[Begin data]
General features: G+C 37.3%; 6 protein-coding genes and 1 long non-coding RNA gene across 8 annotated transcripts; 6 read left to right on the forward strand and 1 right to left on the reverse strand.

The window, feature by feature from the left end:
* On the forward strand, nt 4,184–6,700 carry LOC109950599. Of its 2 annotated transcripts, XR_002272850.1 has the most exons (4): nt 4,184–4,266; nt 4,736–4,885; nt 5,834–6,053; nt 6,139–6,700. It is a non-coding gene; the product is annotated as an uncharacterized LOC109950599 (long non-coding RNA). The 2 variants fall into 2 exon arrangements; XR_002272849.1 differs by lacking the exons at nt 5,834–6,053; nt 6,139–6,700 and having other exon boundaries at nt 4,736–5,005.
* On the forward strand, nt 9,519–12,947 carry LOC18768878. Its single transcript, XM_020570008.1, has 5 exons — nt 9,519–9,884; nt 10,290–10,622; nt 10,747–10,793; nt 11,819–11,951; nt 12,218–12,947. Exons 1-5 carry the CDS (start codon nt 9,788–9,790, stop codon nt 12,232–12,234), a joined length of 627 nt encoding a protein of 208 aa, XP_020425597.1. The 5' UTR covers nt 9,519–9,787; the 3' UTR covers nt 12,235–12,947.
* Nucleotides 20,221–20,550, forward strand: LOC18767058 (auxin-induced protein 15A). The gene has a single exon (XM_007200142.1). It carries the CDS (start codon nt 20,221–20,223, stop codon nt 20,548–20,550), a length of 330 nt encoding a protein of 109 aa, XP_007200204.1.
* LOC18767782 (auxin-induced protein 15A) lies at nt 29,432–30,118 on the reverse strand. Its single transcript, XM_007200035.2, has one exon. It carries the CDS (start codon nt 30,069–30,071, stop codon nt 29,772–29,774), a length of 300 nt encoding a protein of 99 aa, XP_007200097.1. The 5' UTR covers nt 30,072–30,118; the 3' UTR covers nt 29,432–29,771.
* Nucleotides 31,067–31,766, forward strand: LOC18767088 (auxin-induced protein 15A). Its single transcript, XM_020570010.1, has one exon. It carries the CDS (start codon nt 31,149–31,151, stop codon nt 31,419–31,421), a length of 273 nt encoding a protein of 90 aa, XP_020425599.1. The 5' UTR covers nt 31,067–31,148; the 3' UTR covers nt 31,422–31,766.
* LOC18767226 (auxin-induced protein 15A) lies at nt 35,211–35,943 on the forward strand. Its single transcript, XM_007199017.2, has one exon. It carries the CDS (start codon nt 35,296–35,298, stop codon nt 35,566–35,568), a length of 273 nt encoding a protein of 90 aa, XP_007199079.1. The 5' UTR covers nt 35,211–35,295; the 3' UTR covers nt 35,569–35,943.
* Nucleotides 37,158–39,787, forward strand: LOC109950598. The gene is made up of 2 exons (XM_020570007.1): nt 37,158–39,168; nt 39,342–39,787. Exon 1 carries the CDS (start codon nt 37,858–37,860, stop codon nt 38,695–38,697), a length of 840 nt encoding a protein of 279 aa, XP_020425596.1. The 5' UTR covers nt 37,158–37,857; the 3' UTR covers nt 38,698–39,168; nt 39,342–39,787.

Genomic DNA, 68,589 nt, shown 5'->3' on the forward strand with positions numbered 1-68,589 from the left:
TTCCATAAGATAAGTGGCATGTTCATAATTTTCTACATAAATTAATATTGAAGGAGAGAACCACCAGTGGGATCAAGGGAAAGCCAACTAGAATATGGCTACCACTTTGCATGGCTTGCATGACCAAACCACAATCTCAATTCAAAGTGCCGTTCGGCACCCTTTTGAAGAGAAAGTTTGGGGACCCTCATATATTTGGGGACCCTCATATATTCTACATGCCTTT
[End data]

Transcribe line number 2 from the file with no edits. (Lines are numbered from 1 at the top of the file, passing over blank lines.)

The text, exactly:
The window, feature by feature from the left end: